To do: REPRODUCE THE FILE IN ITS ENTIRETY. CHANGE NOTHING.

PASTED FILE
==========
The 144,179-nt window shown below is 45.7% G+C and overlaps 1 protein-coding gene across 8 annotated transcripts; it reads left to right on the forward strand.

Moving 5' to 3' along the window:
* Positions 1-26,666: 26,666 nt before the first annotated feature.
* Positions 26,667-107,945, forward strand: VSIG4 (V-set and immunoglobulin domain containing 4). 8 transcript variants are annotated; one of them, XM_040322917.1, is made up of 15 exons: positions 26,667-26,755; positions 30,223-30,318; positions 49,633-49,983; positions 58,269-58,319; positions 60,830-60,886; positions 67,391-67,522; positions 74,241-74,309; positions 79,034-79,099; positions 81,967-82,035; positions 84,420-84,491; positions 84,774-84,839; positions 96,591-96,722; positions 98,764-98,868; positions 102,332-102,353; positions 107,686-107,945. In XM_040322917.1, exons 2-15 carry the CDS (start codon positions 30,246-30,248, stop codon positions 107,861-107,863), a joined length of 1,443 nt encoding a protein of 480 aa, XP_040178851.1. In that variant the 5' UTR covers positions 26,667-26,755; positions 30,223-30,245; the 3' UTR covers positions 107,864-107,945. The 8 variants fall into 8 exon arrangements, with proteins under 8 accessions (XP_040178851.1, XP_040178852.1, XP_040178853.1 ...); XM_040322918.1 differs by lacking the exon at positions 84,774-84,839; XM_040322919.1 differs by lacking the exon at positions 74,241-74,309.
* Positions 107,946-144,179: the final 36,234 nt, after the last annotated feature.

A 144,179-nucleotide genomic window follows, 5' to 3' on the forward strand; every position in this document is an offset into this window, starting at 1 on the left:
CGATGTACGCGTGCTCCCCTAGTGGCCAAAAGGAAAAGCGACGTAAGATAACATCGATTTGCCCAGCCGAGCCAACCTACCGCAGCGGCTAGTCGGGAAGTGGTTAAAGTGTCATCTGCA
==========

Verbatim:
The 144,179-nt window shown below is 45.7% G+C and overlaps 1 protein-coding gene across 8 annotated transcripts; it reads left to right on the forward strand.

Moving 5' to 3' along the window:
* Positions 1-26,666: 26,666 nt before the first annotated feature.
* Positions 26,667-107,945, forward strand: VSIG4 (V-set and immunoglobulin domain containing 4). 8 transcript variants are annotated; one of them, XM_040322917.1, is made up of 15 exons: positions 26,667-26,755; positions 30,223-30,318; positions 49,633-49,983; positions 58,269-58,319; positions 60,830-60,886; positions 67,391-67,522; positions 74,241-74,309; positions 79,034-79,099; positions 81,967-82,035; positions 84,420-84,491; positions 84,774-84,839; positions 96,591-96,722; positions 98,764-98,868; positions 102,332-102,353; positions 107,686-107,945. In XM_040322917.1, exons 2-15 carry the CDS (start codon positions 30,246-30,248, stop codon positions 107,861-107,863), a joined length of 1,443 nt encoding a protein of 480 aa, XP_040178851.1. In that variant the 5' UTR covers positions 26,667-26,755; positions 30,223-30,245; the 3' UTR covers positions 107,864-107,945. The 8 variants fall into 8 exon arrangements, with proteins under 8 accessions (XP_040178851.1, XP_040178852.1, XP_040178853.1 ...); XM_040322918.1 differs by lacking the exon at positions 84,774-84,839; XM_040322919.1 differs by lacking the exon at positions 74,241-74,309.
* Positions 107,946-144,179: the final 36,234 nt, after the last annotated feature.

A 144,179-nucleotide genomic window follows, 5' to 3' on the forward strand; every position in this document is an offset into this window, starting at 1 on the left:
CGATGTACGCGTGCTCCCCTAGTGGCCAAAAGGAAAAGCGACGTAAGATAACATCGATTTGCCCAGCCGAGCCAACCTACCGCAGCGGCTAGTCGGGAAGTGGTTAAAGTGTCATCTGCA